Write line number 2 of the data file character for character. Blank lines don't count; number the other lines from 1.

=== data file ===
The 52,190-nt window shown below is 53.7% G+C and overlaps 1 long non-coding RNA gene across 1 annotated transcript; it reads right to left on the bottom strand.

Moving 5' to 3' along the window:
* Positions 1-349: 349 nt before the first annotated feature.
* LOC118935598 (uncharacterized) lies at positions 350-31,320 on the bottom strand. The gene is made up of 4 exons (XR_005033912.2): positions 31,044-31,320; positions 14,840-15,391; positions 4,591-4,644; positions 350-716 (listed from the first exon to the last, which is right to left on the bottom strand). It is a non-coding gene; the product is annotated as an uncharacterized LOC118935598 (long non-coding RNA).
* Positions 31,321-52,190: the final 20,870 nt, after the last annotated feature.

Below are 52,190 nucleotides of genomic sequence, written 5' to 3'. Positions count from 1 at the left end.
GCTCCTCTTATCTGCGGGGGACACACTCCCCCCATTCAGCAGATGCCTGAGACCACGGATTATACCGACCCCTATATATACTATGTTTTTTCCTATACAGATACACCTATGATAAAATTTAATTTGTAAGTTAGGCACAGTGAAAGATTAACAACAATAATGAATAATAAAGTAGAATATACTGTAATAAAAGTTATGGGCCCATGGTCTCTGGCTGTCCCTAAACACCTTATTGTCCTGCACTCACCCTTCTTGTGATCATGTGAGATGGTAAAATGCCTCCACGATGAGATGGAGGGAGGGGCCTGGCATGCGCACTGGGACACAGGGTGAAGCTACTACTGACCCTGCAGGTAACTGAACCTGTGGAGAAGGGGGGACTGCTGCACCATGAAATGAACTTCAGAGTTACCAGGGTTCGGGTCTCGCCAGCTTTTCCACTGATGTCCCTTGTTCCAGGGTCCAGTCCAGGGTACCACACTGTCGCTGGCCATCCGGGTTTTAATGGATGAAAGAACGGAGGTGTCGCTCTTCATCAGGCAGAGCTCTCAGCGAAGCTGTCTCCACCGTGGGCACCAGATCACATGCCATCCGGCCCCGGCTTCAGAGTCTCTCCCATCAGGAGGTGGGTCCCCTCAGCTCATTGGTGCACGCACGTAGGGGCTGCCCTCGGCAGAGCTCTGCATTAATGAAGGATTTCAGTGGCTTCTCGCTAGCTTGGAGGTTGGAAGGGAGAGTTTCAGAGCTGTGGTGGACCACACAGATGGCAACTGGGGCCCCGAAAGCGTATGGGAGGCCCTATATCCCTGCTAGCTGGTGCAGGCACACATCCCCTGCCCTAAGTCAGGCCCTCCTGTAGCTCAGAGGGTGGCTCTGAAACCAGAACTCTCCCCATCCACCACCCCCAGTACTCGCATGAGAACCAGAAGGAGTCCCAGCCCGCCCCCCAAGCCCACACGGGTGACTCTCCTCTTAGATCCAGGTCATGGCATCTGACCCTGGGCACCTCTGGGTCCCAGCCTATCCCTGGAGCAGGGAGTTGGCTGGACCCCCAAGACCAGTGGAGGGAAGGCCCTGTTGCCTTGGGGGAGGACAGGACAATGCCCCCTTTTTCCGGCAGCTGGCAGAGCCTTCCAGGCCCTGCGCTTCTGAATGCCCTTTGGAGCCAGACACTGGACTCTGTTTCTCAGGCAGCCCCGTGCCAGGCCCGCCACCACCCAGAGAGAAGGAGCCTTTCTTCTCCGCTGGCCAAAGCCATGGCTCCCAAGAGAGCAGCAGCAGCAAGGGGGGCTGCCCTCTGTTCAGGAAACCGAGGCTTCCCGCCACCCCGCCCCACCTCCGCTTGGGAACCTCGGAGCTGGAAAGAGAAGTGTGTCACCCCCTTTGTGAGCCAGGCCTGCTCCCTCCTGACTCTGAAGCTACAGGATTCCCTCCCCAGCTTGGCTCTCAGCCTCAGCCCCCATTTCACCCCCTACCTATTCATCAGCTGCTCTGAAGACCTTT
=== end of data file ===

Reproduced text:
Moving 5' to 3' along the window: